When Steve figures out that there is someone who has caught Jeff’s fancy, he’ll use it to manipulate Jeff. That will ultimately result in the unraveling of Steve’s mad scientist ambitions, partially doomed by his own insistence on testing the drugs on himself. However,  if you’ve worked with drugs or know about drug trials, you’ll know that methodology not even on the edge of insanity. It’s a giant leap into a lot of crazy.

“Spiderhead” sometimes looks like people spending time in an Apple store after hours. At that point the to lighting is lovely, but is that what we really need here? A lovely white high tech aesthetic with a mantra of love, peace and meditation? Other times, the lighting is a total miss, not hitting the actors faces, even with reflected lighting. There’s a scene that seems to highlight the steps and the shadow with a blurred Jeff in the foreground. Chris Hemsworth comes through the door, but the lighting and camera focus is on the opposite corner. I almost expected someone to walk down the steps into that bright light for a fashion pose.  The Spiderhead building reminds me of that 1991 concrete bunker that the clothing store Esprit had in. But was this the right choice or the only choice they had due to pandemic restrictions?

To a certain extent, the static staging has become a familiar trait of pandemic produced films, but the choices of color scheme and lighting were likely not pandemic problems.

Hemsworth can, under the right conditions, play sinister. He was sexy, sleazy and sinister in the 2018 Neo-noir thriller “Bad Times at the El Royale.” He can also handle comedy as he has shown in “Ghostbusters” and even as Thor. Teller was believable in his role as the hot shot Top Gun naval aviator in “Top Gun: Maverick,” but he has little to work with here. The script attempts to be intellectual, but isn’t particularly clever.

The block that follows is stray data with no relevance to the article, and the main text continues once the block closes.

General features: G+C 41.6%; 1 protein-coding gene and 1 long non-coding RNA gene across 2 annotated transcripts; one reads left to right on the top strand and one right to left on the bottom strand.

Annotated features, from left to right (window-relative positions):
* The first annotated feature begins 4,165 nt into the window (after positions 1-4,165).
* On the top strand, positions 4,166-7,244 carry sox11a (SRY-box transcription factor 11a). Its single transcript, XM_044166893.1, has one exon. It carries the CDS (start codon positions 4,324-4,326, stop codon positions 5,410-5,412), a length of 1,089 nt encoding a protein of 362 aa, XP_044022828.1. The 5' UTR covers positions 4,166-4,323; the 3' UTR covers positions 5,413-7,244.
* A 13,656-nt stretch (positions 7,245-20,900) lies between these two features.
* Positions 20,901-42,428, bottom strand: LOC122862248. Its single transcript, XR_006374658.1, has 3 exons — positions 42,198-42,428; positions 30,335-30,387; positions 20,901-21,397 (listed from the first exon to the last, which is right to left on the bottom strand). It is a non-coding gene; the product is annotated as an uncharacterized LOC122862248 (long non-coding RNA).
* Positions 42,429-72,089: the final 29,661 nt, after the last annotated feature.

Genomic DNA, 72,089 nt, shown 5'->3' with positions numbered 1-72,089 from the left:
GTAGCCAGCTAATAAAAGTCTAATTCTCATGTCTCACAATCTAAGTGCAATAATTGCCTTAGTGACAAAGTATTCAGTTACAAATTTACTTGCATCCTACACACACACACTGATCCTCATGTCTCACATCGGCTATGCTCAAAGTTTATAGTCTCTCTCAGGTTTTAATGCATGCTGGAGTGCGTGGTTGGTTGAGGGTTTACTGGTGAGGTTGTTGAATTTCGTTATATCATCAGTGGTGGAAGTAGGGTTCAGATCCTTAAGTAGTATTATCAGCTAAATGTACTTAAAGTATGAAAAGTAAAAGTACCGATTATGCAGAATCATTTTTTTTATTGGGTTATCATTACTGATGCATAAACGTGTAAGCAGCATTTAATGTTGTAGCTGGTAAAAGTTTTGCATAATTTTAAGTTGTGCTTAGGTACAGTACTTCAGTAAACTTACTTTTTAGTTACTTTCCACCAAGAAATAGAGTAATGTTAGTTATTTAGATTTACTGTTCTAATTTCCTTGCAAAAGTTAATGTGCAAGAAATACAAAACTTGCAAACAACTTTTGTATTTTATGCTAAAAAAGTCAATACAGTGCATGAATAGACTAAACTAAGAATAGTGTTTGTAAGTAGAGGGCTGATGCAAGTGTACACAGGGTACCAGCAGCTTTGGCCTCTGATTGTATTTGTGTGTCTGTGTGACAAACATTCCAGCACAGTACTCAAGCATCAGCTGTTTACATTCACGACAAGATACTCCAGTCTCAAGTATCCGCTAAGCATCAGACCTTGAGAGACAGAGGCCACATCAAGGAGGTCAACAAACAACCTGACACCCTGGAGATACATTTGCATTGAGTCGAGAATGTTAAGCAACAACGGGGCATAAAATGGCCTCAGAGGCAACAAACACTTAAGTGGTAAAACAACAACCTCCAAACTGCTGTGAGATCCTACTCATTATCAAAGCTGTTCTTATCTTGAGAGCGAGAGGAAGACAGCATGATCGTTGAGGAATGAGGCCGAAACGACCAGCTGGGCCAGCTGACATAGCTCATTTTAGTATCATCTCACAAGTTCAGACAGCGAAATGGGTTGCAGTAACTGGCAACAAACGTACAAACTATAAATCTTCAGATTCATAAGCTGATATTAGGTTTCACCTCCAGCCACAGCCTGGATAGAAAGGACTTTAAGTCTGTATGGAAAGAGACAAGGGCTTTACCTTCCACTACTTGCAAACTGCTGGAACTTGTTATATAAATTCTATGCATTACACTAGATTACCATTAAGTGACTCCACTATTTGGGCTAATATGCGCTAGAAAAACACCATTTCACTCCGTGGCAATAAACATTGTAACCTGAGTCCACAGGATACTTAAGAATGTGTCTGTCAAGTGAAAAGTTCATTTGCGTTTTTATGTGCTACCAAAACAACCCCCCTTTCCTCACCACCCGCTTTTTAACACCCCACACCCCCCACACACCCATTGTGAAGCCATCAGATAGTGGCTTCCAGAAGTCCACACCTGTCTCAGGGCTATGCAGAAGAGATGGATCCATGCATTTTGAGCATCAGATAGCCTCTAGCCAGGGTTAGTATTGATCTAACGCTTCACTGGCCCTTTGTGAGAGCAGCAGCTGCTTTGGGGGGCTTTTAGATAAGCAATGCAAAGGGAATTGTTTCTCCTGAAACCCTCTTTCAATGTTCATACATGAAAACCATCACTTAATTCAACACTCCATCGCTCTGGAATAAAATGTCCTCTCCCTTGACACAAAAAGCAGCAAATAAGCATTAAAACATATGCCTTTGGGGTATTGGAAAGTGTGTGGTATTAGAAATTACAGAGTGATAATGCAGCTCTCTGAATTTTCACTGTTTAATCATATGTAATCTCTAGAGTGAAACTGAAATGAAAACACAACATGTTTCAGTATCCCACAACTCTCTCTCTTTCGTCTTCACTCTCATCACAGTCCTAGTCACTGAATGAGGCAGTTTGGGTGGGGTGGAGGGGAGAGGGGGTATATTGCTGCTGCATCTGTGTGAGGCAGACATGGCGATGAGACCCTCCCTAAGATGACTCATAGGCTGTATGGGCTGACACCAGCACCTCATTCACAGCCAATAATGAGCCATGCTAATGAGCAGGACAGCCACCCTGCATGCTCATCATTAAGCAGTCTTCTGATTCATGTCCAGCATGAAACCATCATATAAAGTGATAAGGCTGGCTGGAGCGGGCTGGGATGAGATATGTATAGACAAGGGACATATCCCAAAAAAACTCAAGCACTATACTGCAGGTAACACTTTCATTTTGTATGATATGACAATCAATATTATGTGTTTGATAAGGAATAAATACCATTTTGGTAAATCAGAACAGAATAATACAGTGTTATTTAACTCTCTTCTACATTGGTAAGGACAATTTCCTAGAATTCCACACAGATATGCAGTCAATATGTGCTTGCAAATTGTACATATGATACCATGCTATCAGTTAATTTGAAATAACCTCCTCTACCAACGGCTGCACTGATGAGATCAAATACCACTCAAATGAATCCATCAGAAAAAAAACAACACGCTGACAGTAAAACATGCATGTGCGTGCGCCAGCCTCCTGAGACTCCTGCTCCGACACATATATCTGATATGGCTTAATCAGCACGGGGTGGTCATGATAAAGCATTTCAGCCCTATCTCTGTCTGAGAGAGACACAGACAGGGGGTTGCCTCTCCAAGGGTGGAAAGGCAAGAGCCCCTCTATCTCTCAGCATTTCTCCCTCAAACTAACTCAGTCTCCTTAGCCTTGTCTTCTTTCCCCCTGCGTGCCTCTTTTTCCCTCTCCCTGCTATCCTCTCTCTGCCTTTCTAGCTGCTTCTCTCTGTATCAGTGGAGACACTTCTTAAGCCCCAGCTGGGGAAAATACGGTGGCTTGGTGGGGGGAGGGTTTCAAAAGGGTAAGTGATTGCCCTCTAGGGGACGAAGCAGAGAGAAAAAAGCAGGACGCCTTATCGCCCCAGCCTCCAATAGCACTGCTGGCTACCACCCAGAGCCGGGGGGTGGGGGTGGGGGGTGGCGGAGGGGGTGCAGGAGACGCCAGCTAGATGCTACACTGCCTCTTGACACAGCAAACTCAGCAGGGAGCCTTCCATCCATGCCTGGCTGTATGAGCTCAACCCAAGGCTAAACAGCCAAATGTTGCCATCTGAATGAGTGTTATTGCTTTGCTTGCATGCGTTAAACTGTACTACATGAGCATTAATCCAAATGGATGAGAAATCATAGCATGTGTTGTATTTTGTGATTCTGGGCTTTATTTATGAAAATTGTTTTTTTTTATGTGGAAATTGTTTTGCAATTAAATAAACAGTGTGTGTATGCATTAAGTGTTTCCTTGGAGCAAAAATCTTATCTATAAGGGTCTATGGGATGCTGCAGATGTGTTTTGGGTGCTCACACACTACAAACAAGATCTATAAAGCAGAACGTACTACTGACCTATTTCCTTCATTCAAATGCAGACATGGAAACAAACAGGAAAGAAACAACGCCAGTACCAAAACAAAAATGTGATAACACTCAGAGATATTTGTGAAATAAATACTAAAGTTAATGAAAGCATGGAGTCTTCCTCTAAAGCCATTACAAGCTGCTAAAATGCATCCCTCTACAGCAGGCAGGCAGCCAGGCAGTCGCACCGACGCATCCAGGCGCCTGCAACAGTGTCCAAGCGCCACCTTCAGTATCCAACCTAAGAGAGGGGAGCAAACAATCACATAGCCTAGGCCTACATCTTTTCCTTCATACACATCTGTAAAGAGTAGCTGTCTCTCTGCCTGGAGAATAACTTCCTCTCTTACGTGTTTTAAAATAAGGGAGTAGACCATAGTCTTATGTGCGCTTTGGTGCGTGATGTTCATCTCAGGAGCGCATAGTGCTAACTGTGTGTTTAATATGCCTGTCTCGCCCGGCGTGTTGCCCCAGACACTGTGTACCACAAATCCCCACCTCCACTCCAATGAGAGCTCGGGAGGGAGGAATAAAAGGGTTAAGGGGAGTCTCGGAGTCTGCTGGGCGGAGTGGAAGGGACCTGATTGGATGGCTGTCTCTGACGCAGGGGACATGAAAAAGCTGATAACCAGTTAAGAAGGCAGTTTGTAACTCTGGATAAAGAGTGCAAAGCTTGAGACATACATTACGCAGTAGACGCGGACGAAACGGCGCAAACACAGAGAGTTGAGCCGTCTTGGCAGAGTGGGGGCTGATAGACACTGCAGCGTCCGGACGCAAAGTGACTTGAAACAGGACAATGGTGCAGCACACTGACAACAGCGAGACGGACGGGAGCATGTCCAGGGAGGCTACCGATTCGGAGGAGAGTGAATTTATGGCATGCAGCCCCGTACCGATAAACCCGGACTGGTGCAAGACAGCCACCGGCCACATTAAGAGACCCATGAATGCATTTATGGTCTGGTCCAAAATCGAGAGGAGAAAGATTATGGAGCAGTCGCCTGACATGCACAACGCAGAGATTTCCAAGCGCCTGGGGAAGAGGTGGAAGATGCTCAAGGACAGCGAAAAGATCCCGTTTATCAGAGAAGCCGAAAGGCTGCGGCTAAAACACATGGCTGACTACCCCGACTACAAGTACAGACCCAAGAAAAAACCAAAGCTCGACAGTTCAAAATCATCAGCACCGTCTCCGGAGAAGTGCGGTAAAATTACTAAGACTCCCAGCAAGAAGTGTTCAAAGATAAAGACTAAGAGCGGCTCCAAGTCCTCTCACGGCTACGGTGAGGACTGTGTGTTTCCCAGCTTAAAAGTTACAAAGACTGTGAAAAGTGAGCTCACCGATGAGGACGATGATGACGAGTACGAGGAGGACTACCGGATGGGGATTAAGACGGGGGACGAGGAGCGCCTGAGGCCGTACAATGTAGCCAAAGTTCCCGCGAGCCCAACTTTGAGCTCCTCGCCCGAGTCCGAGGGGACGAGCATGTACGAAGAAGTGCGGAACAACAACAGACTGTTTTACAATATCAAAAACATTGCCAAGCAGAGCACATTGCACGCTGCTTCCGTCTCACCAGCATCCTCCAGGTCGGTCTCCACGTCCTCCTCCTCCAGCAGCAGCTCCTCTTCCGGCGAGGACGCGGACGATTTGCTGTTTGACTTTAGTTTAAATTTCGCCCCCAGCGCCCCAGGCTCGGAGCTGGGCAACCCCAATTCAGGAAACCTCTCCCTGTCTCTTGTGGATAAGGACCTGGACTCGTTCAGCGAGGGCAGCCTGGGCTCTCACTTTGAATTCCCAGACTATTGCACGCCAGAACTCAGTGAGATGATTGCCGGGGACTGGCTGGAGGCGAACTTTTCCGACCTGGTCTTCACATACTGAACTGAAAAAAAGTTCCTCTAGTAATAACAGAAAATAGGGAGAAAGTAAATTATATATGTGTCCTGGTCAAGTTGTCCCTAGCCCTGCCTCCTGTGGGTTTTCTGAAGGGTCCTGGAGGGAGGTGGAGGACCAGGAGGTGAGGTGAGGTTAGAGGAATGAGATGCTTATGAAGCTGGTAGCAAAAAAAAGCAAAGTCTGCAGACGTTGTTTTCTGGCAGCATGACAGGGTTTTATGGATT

Director Joseph Kosinski has a tendency to showcase humans as insignificant against a background as shown in “Oblivion,” another film that also used the Apple clinical white aesthetic at times. In that film as well,  the faces are darkened but in focus as the sky or city dominates. But I don’t feel that’s what is happening on “Spiderhead.” “Oblivion” was lensed by Academy Award-winning Claudio Miranda (“Life of Pi”). Miranda also is credited with the cinematography for “Spiderhead.” I found “Oblivion” also too static in certain sequences. This feeling completely contrasts the pulsing rhythm and on point soundtrack of Kosinski’s “Top Gun: Maverick.” Miranda also served as cinematographer there, but the lighting, color scheme and editing came together as a cohesive whole. I suspect “Spiderhead” was attempting to find a balance between contrasting music and the undercurrent of evil, but that doesn’t really happy.

“Spiderhead” is not going to inspire scientists (It  shouldn’t.) or nightmares (It should.)  or questions about medical experimentation and the prison system (It should.).  Let’s hope that Hemsworth will get a better opportunity to bring back his sexy sinister side, maybe even match up with another MCU superhero gone bad like Chris Evans in his “Knives Out” persona. Those two could make us all want to cross over to the darker side of humanity. “Spiderhead” made its world premiere at Cannes. The film is currently streaming on Netflix.